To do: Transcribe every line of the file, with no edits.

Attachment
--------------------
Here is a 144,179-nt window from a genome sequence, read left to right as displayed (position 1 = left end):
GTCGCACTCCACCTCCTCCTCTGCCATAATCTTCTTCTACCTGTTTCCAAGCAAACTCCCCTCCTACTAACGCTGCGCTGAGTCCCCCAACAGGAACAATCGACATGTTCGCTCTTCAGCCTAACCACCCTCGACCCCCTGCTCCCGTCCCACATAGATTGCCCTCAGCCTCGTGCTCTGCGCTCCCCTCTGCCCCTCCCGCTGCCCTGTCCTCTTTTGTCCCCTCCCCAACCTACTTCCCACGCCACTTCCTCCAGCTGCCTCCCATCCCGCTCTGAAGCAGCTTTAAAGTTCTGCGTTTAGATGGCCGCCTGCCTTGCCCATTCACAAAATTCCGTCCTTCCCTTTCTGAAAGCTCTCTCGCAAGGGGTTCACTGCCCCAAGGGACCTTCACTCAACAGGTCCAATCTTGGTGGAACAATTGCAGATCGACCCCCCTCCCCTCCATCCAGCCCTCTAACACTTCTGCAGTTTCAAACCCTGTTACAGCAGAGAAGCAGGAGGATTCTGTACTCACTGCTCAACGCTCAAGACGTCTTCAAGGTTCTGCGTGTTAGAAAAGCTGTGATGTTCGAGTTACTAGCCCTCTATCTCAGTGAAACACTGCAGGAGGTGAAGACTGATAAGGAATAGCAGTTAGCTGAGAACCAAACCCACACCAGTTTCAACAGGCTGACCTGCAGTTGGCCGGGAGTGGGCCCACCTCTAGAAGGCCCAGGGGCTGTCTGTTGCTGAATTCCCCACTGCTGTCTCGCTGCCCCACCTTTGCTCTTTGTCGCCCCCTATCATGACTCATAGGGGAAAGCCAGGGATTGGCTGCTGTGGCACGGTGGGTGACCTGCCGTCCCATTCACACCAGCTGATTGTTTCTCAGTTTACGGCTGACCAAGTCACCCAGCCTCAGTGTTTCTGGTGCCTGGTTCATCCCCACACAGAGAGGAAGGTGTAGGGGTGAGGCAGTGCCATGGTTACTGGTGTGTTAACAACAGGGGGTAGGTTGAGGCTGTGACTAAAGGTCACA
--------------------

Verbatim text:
Here is a 144,179-nt window from a genome sequence, read left to right as displayed (position 1 = left end):
GTCGCACTCCACCTCCTCCTCTGCCATAATCTTCTTCTACCTGTTTCCAAGCAAACTCCCCTCCTACTAACGCTGCGCTGAGTCCCCCAACAGGAACAATCGACATGTTCGCTCTTCAGCCTAACCACCCTCGACCCCCTGCTCCCGTCCCACATAGATTGCCCTCAGCCTCGTGCTCTGCGCTCCCCTCTGCCCCTCCCGCTGCCCTGTCCTCTTTTGTCCCCTCCCCAACCTACTTCCCACGCCACTTCCTCCAGCTGCCTCCCATCCCGCTCTGAAGCAGCTTTAAAGTTCTGCGTTTAGATGGCCGCCTGCCTTGCCCATTCACAAAATTCCGTCCTTCCCTTTCTGAAAGCTCTCTCGCAAGGGGTTCACTGCCCCAAGGGACCTTCACTCAACAGGTCCAATCTTGGTGGAACAATTGCAGATCGACCCCCCTCCCCTCCATCCAGCCCTCTAACACTTCTGCAGTTTCAAACCCTGTTACAGCAGAGAAGCAGGAGGATTCTGTACTCACTGCTCAACGCTCAAGACGTCTTCAAGGTTCTGCGTGTTAGAAAAGCTGTGATGTTCGAGTTACTAGCCCTCTATCTCAGTGAAACACTGCAGGAGGTGAAGACTGATAAGGAATAGCAGTTAGCTGAGAACCAAACCCACACCAGTTTCAACAGGCTGACCTGCAGTTGGCCGGGAGTGGGCCCACCTCTAGAAGGCCCAGGGGCTGTCTGTTGCTGAATTCCCCACTGCTGTCTCGCTGCCCCACCTTTGCTCTTTGTCGCCCCCTATCATGACTCATAGGGGAAAGCCAGGGATTGGCTGCTGTGGCACGGTGGGTGACCTGCCGTCCCATTCACACCAGCTGATTGTTTCTCAGTTTACGGCTGACCAAGTCACCCAGCCTCAGTGTTTCTGGTGCCTGGTTCATCCCCACACAGAGAGGAAGGTGTAGGGGTGAGGCAGTGCCATGGTTACTGGTGTGTTAACAACAGGGGGTAGGTTGAGGCTGTGACTAAAGGTCACA